High50 Entrepreneur Lulu Guinness on 25 years in the fashion industry, and her strong brand image

Lulu Guinness talks about 25 years running her own business, her biggest mistakes, celebrity clients, the women who inspire her, and how her personal style became the brand

Lulu tells me in advance that whether she can be interviewed or not entirely depends on how she feels on the day. Having suffered on and off from depression for years she is now careful about her schedule.

Luckily it’s a good day, and when High50 arrives in her showroom in the recently revamped Café Royal in Regent Street, she is excited to show us her new collection and ready to chat about the handbag brand she has run for 25 years.

Shoulder bags, handbags, clutches, rucksacks, purses in the shape of lipsticks and bags in the shape of lips sit on the shelves all in black, red and gold leather. Lulu is suitably colour co-ordinated in her black dress, signature red lipstick and gold necklace.

Each bag looks like it is made with her in mind, which in a way it is: she is known not only for her unique products but her distinctive personal style. It means that after 25 years in business she remains at the top of the fashion industry and has a roll-call of celebrities who love her bags.

The idea that started the business

Lulu started her business in the basement of her house with the idea of designing a briefcase for women. It was an elegant briefcase version of a Filofax, with a black leather exterior and suede lining in purple or red and was considered quite outrageous at the time.

Lulu soon moved on to her idea for vintage-style rose-basket bags. Her Florist Basket bag is now in the permanent fashion collection at the V&A.

To start with, all that required funding was the cost of the leather and the first prototype. After that she got a grant from the Department of Trade and Industry, which paid for her first three bags to be made.

A small inheritance from her grandmother followed and that was the only investment she has ever put into the company.

Lulu says the brand is probably worth about £10 million now and has often thought of selling if the right person came along.

But she also admits that she has been thinking that for the past 25 years and always ends up saying “maybe in two years’ time”.

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Lulu on becoming the brand

“I never thought that my image would be a brand but in retrospect I can see why. I had a very particular look, which came from looking crap in jeans.

“When I first put red lipstick on it suited me. It just looked right. The red lipstick became my signature and what I know now is that a brand needs a strong image and to stick to it. I was doing that without realising it.

“The vintage clothes and the lipstick was my personal style and now I am known as a personality brand.”

Lulu’s personal style tips

“I keep my hair short, which acts as a kind of facelift. I have also started tinting my eyebrows. As I am very small, clothes have to have a waist. And I always wear heels, make-up and long sleeves.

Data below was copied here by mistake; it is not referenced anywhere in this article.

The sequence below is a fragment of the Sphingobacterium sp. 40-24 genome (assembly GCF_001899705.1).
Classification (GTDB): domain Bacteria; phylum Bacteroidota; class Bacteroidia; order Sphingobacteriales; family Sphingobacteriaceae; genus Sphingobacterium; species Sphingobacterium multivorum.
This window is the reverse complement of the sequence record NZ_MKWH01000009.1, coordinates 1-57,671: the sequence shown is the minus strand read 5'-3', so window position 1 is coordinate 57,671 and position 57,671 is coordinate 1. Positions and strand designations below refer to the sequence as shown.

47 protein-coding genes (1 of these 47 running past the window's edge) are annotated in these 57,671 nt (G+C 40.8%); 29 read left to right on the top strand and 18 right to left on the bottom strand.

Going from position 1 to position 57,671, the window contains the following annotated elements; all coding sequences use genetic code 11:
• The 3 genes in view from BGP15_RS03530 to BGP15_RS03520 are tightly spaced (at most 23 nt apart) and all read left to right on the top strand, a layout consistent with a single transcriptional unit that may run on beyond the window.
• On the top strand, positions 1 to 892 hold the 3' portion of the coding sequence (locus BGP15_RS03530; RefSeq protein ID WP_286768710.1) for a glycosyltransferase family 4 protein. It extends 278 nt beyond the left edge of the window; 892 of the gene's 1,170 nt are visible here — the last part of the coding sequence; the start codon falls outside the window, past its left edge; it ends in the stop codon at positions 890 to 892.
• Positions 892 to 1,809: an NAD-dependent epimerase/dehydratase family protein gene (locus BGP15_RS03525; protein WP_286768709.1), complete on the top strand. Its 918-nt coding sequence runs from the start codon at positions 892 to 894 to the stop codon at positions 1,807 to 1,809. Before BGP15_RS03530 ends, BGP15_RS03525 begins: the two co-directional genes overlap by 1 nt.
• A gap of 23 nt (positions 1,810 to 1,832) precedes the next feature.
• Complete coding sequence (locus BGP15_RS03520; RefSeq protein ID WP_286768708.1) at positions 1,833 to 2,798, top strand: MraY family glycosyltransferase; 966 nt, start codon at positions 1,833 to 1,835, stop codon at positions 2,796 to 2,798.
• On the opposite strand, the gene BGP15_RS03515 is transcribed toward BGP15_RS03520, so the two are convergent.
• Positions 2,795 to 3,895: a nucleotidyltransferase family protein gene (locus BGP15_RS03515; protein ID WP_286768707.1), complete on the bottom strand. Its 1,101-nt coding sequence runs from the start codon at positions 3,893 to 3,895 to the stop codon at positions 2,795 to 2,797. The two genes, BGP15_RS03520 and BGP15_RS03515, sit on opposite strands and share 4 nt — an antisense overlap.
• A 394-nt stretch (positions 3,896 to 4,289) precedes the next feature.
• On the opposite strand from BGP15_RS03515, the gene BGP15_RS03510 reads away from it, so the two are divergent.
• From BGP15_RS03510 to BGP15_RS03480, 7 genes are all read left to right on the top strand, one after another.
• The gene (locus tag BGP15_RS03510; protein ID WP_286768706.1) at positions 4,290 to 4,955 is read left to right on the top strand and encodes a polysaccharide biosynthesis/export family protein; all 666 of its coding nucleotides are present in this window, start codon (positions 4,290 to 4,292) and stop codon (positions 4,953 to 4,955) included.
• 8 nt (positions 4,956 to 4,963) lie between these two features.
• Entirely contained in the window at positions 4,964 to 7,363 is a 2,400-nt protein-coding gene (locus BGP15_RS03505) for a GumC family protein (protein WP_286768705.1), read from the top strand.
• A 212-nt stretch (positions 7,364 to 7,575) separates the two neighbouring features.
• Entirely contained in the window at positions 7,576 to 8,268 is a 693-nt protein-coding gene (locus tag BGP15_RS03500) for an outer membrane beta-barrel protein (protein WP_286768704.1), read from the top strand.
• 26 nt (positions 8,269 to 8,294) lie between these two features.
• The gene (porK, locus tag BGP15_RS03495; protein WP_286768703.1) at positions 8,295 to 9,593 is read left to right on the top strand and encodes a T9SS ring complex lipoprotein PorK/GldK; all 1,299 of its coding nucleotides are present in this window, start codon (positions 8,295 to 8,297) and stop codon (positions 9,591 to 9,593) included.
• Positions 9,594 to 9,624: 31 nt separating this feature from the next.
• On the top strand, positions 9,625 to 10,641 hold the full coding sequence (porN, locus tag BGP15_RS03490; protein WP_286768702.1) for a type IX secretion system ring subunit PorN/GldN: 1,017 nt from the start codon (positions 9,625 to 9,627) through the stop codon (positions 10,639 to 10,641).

“My mother always said wear something bright around your face and I can see that she is right; I just can’t bring myself to do it.

“One of the joys of being in my fifties is that I don’t care what other people think any more. Always buy what you like and don’t worry about what other people say.”

Her fashion industry inspirations

“Some of the most successful women in fashion are 20 years older than me and still designing: Barbara Hulanicki, Celia Birtwell, Diana von Furstenburg and Vivienne Westwood.

“Two books I recommend to older women interested in fashion are The Vivienne Westwood biography and The Woman I Wanted To Be by Diane von Furstenberg.”

Which celebrities buy your bags?

“Helena Bonham Carter, Florence Welch, Katy Perry, Dita von Teese, Alexa Chung, Christina Aguilera.”

Who would you like to wear your bags?

“My favourite celebrity who I’ve met is Christina Hendricks (Joan from Mad Men). She wears all my stuff. I had tea with her that went on for two and half hours as we got on so well.”

Lulu’s biggest business mistake

“My biggest mistake was opening an office in America with eight people and the wrong managing director.

“They wanted expansion but things always go wrong when you get greedy. It is when you’re tempted by dollar or pound signs that things go wrong and you always regret it.”

The most exciting moment in her career

“I got an OBE in 2006 and the Queen was wearing a lilac coat – especially for me, obviously – and I got an Honorary Doctorate last year from The University of the Arts London for the work I do with students.

“As I was always expelled from the schools I went to, this has given me a personal smile.”

If she were to start a business again tomorrow, it would be…

“It would definitely be web-orientated with no physical shops. I like communicating on camera when I do QVC so maybe just web and TV.

“I think it would be in design, as the problem with fashion is that you are only selling at full price for a couple of months on any item. Since Black Friday everything is on offer all the time.

“I would like to design objects that didn’t have only a few months at full price. You could give more thought and time to things.”

Lulu Guinness’ top tips for starting a business in your fifties

“Your top advantages in running a business in your fifties are that you have tolerance, professionalism, and you are wiser about money.

“Make sure that someone other than you can represent your brand. It’s a nightmare because [of my look] no one can fill in for me doing QVC, doing a promotion or travelling to China. When opening up shops there it always has to be me. This is something to take into consideration when starting up. “